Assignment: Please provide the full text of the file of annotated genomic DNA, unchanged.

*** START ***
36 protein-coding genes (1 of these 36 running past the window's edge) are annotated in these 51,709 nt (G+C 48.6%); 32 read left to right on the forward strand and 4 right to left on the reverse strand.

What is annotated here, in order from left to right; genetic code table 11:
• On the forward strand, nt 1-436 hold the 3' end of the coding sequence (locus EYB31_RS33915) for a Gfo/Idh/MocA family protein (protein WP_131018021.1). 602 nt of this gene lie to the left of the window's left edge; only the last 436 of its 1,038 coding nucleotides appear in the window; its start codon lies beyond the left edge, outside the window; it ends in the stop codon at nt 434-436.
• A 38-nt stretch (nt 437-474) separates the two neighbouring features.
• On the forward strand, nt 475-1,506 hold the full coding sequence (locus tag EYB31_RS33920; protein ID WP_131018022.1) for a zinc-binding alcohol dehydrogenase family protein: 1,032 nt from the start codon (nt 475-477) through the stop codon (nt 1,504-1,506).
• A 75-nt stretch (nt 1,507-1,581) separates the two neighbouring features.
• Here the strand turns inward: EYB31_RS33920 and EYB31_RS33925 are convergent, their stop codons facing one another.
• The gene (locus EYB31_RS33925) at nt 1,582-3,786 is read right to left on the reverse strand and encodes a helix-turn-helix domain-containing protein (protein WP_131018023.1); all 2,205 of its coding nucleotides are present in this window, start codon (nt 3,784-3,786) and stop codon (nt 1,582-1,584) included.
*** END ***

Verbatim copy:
36 protein-coding genes (1 of these 36 running past the window's edge) are annotated in these 51,709 nt (G+C 48.6%); 32 read left to right on the forward strand and 4 right to left on the reverse strand.

What is annotated here, in order from left to right; genetic code table 11:
• On the forward strand, nt 1-436 hold the 3' end of the coding sequence (locus EYB31_RS33915) for a Gfo/Idh/MocA family protein (protein WP_131018021.1). 602 nt of this gene lie to the left of the window's left edge; only the last 436 of its 1,038 coding nucleotides appear in the window; its start codon lies beyond the left edge, outside the window; it ends in the stop codon at nt 434-436.
• A 38-nt stretch (nt 437-474) separates the two neighbouring features.
• On the forward strand, nt 475-1,506 hold the full coding sequence (locus tag EYB31_RS33920; protein ID WP_131018022.1) for a zinc-binding alcohol dehydrogenase family protein: 1,032 nt from the start codon (nt 475-477) through the stop codon (nt 1,504-1,506).
• A 75-nt stretch (nt 1,507-1,581) separates the two neighbouring features.
• Here the strand turns inward: EYB31_RS33920 and EYB31_RS33925 are convergent, their stop codons facing one another.
• The gene (locus EYB31_RS33925) at nt 1,582-3,786 is read right to left on the reverse strand and encodes a helix-turn-helix domain-containing protein (protein WP_131018023.1); all 2,205 of its coding nucleotides are present in this window, start codon (nt 3,784-3,786) and stop codon (nt 1,582-1,584) included.